Wednesday, November 16, 2016
My father was a beneficiary but died before the testator. Do I get his share?
Posted by Lynne Butler
"I am a Manitoban whose brother has passed in April 2016. My father was a beneficiary but died in 1998. My brother's will included my father as a beneficiary in other words he was not removed from the will. According to my understanding of the Wills Act, specifically #25, 25(1) and 25 (2) my sister and I should inherit my father's share equally. The will showed my mother, my other brother (both still alive) and my father (dead) as beneficiaries.
The testator also had a daughter and forgot to update his will to include her. She lives in the U.S. but just turned 18 in March. She is attending college. The ex common law partner has been out of the picture a long time. Am I entitled to my father's share?
I think the Intestate Succession Act 5 (1) also supports my line of reasoning. Am I incorrect in believing I am entitled to something ?"
If your father was a beneficiary under the will but died before your brother did, there are two possibilities for what happens with his gift. They depend on the wording of the will because specific wording in a will is always going to supercede the default position set up in the legislation.
One possibility is that your brother's will simply left the gift to your father without making any statements about what would happen with the gift if your father predeceased him. If that is how the will is worded, you are correct that section 25 (shown below) will apply but it isn't going to do what you think it will. Section 25 says that if a gift under a will cannot be given because the beneficiary has died, then the gift falls into the residue of the estate. This means the share that your father would have received will be shared among the other named residuary beneficiaries. That would appear to be your mother and brother.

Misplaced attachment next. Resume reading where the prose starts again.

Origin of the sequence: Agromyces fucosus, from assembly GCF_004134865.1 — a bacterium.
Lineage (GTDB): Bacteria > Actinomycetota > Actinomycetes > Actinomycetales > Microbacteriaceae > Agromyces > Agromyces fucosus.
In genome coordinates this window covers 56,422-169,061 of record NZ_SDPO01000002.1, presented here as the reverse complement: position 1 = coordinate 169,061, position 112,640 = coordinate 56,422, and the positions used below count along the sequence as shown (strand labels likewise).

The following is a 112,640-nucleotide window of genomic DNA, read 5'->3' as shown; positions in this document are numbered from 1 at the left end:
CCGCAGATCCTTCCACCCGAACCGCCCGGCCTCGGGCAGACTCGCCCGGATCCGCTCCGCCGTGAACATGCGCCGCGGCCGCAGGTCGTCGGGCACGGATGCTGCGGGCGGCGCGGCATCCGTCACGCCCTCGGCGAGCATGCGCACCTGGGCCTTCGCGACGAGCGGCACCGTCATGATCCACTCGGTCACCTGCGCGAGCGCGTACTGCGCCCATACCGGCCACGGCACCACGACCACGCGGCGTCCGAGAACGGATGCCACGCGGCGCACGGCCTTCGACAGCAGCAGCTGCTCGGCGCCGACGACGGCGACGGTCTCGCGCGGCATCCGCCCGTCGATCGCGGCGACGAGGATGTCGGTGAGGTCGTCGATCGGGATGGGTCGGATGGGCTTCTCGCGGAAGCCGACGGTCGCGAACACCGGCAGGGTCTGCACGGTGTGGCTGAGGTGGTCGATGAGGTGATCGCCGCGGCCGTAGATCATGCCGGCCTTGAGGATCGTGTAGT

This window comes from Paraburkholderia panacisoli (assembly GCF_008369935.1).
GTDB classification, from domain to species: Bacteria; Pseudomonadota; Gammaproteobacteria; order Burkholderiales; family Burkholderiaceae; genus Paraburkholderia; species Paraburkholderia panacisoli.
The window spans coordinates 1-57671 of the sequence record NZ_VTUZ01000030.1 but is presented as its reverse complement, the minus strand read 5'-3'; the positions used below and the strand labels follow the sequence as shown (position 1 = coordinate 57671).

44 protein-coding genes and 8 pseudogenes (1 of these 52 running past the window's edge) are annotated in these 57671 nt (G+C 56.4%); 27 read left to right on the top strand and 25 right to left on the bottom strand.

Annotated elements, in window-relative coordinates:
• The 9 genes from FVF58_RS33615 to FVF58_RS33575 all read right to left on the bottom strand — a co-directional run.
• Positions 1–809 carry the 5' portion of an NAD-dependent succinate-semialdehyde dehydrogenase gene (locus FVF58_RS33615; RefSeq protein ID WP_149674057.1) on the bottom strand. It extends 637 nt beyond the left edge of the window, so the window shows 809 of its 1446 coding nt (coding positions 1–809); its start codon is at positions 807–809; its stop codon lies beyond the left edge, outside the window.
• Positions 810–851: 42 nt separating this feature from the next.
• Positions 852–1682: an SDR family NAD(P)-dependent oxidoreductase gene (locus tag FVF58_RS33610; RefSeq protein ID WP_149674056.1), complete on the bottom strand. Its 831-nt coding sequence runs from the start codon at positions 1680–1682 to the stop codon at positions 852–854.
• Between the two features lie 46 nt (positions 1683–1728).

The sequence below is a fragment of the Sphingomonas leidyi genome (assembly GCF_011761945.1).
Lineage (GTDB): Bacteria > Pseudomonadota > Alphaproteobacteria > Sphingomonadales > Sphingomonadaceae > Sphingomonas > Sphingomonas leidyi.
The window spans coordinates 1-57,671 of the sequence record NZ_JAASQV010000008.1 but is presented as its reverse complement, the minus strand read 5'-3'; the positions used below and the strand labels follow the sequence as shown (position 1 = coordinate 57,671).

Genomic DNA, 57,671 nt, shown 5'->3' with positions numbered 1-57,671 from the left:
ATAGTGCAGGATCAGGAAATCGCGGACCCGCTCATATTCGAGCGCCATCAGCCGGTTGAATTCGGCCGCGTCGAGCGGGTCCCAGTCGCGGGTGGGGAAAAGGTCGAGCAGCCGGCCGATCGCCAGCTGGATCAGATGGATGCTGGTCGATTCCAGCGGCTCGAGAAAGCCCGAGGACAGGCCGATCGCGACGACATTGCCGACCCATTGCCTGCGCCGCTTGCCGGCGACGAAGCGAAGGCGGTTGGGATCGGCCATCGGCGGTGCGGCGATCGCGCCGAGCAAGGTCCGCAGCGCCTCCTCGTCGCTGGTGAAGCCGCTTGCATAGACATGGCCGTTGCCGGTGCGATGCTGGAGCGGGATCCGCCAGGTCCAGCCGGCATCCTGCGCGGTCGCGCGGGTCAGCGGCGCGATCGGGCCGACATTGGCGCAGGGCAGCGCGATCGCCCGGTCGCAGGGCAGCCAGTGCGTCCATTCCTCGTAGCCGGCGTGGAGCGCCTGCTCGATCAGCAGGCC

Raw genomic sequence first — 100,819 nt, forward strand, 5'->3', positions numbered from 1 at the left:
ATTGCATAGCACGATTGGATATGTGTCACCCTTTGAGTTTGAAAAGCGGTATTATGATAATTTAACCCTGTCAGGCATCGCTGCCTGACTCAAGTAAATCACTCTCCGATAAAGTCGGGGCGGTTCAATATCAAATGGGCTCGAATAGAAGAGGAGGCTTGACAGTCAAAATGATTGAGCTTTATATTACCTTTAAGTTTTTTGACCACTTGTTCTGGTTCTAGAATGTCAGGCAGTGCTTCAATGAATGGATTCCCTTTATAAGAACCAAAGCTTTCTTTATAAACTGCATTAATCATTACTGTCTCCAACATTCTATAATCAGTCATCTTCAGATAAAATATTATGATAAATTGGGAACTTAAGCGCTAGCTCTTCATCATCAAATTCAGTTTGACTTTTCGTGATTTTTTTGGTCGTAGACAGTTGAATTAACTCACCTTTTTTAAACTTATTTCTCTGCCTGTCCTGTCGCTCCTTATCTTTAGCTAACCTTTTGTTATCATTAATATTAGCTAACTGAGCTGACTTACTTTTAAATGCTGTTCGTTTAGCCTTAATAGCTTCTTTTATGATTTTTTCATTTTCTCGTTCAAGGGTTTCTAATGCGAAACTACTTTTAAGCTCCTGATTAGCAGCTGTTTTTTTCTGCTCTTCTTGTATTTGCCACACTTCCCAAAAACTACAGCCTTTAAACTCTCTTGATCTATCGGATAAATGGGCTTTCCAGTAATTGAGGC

25 Subject to sections 25.1 and 25.2 and except when a contrary intention appears by the will, real or personal property or an interest therein that is comprised, or intended to be comprised, in a devise or bequest that fails or becomes void by reason of the death of the devisee or donee in the lifetime of the testator, or by reason of the devise or bequest being contrary to law or otherwise incapable of taking effect, is included in the residuary devise or bequest, if any, contained, in the will.
The other possibility is that the will DOES say something about what happens to the share of a beneficiary if that beneficiary dies first. For example, it might say that if your father died first, his share would go to his children, or to a charity, or to a particular person. A statement like that would be the "contrary intention" mentioned in the first line of section 25. If the will gives instructions like that for the disposition of the gift, then your father's share would be distributed according to those instructions.
Another example of wording that might affect the gift is the addition of the words "if he survives me" after the gift to your father. That would mean your father's share would not be passed on to his children unless specified in the will.
Section 25(1) does not apply because it deals with estate tails, which are not in play here. Section 25(2) also doesn't apply because it deals with what happens when "issue" of the deceased pass away before the deceased. Issue are children, grandchildren, etc, and not the parents of the deceased.
The age of majority in Manitoba is 18. I understand that your niece turned 18 before your brother died. Normally an adult child who does not have a disability does not automatically have a right to receive a share of her parent's estate, but in this case she is a student. She might be able to make a case for a share of the estate, though that would affect the entire estate and not just the share that would have gone to your father.
The Intestate Succession Act is irrelevant here because your brother was not intestate. "Intestate" means dying without a valid will.
Keywords deceased beneficiary